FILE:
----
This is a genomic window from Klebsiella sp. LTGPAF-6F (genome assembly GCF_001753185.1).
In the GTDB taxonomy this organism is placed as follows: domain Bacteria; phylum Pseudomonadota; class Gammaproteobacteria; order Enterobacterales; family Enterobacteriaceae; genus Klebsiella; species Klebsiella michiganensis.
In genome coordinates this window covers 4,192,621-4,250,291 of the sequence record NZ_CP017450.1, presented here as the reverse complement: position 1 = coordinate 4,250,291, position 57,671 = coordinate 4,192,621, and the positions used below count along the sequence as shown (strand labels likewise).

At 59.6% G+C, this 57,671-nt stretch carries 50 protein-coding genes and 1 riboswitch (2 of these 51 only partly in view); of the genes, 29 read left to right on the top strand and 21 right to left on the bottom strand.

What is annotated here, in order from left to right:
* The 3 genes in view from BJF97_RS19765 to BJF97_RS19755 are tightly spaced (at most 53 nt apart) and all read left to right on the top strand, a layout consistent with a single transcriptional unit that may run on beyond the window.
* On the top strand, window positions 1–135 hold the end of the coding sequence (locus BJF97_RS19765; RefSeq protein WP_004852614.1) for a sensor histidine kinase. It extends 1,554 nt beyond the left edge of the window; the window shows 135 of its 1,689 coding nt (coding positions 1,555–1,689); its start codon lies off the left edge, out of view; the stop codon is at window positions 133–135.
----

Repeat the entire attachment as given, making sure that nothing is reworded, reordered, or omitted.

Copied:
This is a genomic window from Klebsiella sp. LTGPAF-6F (genome assembly GCF_001753185.1).
In the GTDB taxonomy this organism is placed as follows: domain Bacteria; phylum Pseudomonadota; class Gammaproteobacteria; order Enterobacterales; family Enterobacteriaceae; genus Klebsiella; species Klebsiella michiganensis.
In genome coordinates this window covers 4,192,621-4,250,291 of the sequence record NZ_CP017450.1, presented here as the reverse complement: position 1 = coordinate 4,250,291, position 57,671 = coordinate 4,192,621, and the positions used below count along the sequence as shown (strand labels likewise).

At 59.6% G+C, this 57,671-nt stretch carries 50 protein-coding genes and 1 riboswitch (2 of these 51 only partly in view); of the genes, 29 read left to right on the top strand and 21 right to left on the bottom strand.

What is annotated here, in order from left to right:
* The 3 genes in view from BJF97_RS19765 to BJF97_RS19755 are tightly spaced (at most 53 nt apart) and all read left to right on the top strand, a layout consistent with a single transcriptional unit that may run on beyond the window.
* On the top strand, window positions 1–135 hold the end of the coding sequence (locus BJF97_RS19765; RefSeq protein WP_004852614.1) for a sensor histidine kinase. It extends 1,554 nt beyond the left edge of the window; the window shows 135 of its 1,689 coding nt (coding positions 1,555–1,689); its start codon lies off the left edge, out of view; the stop codon is at window positions 133–135.